Navigating Music and Sound Education
Editor: Julie Ballantyne and Brydie-Leigh Bartleet
Date Of Publication: Mar 2010
Navigating Music and Sound Education has been specifically written for pre-service teachers who are studying music education curriculum or pedagogy subjects. It features the voices of leading international academics in the field to illuminate issues of importance in preparing pre-service teacher education students. The engaging examples provided in each chapter are drawn from real-life educational settings, and enable readers to critically explore the perspectives presented by the authors and consider the application of such perspectives in their future practice.
Julie Ballantyne is the Director of Learning and Teaching in the School of Music at the University of Queensland. She sits on various editorial boards, including the International Journal of Music Education and has published in areas such as music teacher education, social justice in teacher education, the psychological and social impact of music participation at music festivals, and teacher identity. She has presented at various international conferences both in Australia and overseas, and has led an Australian Learning and Teaching Council Grant (known as Music Teachers Oz) that used online, collaborative case-based learning in music education courses across Australia.
Brydie-Leigh Bartleet is a Lecturer in Research and Music Literature at the Queensland Conservatorium Griffith University. For the past two years, she has worked on the ARC funded project, ‘Sound Links: Exploring the dynamics of musical communities in Australia and their potential for informing collaboration with music in schools’. She has also worked as a sessional Lecturer at the University of Queensland, and as a freelance conductor has worked with ensembles from Australia, Thailand, Singapore and Taiwan. She has published widely on issues relating to community music, women conductors, peer-learning in conducting and feminist pedagogy, and is currently editing two books on music research and music autoethnography. She is also on the editorial board for the International Journal of Community Music.
“We rarely have the opportunity and time to engage with the practicalities of music teaching through the lens of evidence-based practice. This book provides us with a wonderful exception that is accessible to beginning and established teachers. It contains a wide range of stimulating and thought-provoking material that draws on real-world experiences and events, which are contextualised, informed and structured by theory. This is a powerful combination that we can visit again and again for insight and inspiration. Congratulations to all involved, particularly the editors for shaping such a valuable contribution!”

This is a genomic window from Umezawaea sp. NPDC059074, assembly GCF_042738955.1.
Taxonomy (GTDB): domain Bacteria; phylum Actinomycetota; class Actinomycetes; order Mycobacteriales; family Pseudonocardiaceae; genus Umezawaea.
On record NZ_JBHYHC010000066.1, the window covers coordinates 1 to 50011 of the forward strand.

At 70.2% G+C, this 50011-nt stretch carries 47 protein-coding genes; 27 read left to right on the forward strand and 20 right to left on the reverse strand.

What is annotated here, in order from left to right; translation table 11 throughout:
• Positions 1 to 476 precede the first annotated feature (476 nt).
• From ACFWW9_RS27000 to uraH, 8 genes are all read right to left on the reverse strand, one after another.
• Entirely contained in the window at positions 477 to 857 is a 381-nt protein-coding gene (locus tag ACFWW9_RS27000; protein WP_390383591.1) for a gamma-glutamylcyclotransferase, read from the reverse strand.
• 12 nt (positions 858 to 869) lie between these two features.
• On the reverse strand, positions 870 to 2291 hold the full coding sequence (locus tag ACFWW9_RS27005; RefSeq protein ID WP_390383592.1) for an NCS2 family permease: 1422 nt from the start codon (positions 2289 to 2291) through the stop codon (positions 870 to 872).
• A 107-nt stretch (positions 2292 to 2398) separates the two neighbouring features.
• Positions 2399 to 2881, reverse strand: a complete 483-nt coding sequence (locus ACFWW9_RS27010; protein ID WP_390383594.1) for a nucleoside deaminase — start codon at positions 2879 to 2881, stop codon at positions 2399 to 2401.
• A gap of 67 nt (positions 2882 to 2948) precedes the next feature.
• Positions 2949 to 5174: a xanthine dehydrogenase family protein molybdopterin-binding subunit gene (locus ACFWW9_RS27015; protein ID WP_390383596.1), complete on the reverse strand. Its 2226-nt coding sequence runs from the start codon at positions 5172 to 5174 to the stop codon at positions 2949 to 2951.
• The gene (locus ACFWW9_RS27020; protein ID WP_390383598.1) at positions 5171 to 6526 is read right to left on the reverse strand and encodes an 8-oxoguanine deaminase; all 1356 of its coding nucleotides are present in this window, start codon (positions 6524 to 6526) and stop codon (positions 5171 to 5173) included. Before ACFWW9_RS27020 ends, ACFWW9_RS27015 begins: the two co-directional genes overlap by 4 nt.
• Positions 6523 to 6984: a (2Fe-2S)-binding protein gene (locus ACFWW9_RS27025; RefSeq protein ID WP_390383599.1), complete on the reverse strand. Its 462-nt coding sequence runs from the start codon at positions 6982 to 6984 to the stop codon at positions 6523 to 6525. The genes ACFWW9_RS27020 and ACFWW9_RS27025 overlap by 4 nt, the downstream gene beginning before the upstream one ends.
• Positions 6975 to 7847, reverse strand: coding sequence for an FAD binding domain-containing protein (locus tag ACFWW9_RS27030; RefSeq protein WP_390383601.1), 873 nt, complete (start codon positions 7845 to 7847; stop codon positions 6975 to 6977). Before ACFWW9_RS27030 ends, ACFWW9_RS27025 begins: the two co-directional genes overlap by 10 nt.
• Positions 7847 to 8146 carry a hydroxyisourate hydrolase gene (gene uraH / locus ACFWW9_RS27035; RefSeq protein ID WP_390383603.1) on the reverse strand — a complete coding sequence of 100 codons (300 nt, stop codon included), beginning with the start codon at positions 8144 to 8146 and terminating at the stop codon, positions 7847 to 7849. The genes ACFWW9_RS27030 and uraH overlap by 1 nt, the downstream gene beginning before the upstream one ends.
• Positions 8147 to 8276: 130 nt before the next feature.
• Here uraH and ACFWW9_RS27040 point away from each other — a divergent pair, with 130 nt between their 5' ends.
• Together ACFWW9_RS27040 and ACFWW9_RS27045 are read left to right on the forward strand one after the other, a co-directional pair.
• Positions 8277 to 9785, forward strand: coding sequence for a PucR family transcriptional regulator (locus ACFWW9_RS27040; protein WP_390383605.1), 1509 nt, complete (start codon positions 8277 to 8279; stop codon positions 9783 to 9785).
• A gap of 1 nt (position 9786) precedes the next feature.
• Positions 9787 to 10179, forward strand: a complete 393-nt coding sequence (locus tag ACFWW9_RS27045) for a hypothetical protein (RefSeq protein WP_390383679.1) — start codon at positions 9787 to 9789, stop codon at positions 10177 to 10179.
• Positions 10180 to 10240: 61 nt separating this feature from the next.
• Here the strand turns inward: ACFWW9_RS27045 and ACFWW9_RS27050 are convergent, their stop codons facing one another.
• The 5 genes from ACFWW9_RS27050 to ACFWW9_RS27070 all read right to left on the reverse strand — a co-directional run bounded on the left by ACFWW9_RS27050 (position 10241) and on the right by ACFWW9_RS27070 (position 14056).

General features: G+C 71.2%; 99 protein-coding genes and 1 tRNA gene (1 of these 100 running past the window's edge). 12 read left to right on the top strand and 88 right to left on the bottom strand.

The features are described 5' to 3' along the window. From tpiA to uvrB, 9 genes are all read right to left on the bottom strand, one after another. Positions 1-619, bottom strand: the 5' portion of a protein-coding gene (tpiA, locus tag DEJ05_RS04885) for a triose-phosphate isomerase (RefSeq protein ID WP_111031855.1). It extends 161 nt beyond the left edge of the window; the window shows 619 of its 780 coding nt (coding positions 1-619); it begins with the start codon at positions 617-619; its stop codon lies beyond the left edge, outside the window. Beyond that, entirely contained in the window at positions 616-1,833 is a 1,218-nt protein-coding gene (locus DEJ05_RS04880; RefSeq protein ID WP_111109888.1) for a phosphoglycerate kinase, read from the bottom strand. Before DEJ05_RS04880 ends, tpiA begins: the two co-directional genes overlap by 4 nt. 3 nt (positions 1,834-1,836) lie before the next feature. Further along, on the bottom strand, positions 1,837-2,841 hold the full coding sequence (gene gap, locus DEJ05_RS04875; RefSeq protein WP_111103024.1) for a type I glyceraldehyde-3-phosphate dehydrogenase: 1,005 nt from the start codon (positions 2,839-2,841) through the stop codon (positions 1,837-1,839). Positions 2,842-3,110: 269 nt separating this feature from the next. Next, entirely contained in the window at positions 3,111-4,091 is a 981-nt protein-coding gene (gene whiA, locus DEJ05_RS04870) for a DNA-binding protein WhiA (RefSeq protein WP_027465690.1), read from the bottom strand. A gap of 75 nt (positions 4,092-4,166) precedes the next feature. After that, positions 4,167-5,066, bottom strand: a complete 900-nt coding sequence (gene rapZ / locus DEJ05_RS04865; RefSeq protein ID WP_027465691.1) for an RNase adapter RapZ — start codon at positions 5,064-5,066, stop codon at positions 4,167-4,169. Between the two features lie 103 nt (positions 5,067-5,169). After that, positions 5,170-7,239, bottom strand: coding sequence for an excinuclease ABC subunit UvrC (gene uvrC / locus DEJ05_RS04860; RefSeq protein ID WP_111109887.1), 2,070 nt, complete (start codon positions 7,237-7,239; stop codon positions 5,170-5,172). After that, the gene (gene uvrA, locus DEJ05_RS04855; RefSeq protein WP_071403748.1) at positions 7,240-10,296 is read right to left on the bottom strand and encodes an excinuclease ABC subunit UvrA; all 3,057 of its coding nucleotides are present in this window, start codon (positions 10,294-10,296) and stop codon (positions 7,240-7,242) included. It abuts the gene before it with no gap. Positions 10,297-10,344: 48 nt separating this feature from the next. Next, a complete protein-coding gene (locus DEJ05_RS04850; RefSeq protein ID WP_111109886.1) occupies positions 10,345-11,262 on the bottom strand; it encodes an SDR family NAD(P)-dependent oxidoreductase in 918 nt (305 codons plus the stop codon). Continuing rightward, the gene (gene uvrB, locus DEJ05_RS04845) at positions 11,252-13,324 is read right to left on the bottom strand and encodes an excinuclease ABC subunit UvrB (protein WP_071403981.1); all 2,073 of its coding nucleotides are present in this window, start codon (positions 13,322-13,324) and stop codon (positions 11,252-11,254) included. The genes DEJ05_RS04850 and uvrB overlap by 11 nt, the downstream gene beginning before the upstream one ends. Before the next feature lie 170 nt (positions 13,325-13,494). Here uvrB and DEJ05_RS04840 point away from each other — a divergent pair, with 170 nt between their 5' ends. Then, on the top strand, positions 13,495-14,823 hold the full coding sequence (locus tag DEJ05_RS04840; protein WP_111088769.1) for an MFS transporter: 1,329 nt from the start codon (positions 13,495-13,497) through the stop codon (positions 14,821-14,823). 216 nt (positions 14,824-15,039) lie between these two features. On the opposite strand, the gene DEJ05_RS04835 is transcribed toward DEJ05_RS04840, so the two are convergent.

—Professor Graham F. Welch, University of London; President, International Society of Music Education
“Navigating music and sound education draws together a range of issues increasingly acknowledged to be at the basis of reflective and effective music learning and teaching: social settings, cultural dimensions, gender, indigeneity, varying cognitive approaches, inter-disciplinary connections, technology, types of learning, and creativity. It opens up areas of pedagogy that go beyond classroom methodology to acknowledge student individuality and encourage music learning and teaching grounded in the reality of students’ musical and social lives. It will be invaluable for those training to become educators and for teachers already in the field.”
—Associate Professor Peter Dunbar-Hall, University of Sydney
“This book brings an important contribution to music teacher education as it challenges the readers to rethink their paradigms of music education. It highlights the importance of preparing a reflective teacher, autonomous, creative and conscious of the multifaceted and multicultural locus in which they will work. The book also draws on the importance for music teachers to consider the context in which they work, and establish a dialog between local musical traditions, informal music practices and global trends of music teaching and learning. Most importantly, all chapters are in one way or another derived from research carried out on specific areas, thus stressing the importance of the research informed practice in music education.”
—Professor Liane Hentschke, Federal University of Rio Grande do Sul, Brazil; International Society of Music Education Immediate Past President
Many readers will appreciate Steve Dillon and Kathy Hirche’s description of the future of education in their work with dynamic technological contexts.
Navigating Music and Sound Education is a wonderful guide and resource for pre-service music teachers, for teachers in the field, and for teacher educators.
It offers a range of fresh perspectives on the state of music education as it is and as it might be. Kari K Veblen
Navigating Music and Sound Education is an ambitious project which features current research from 20 individuals whose professional identities run the gamut from musician to songwriter to student to educator to music therapist to ethnomusicologist. The book’s scope is perhaps the most exciting aspect of Navigating Music and Sound Education.
Kari K Veblen
University of Western Ontario
British Journal of Music Education
Price Uk Gbp: 39.99
Price Us Usd: 59.99
Sample pdf (including Table of Contents)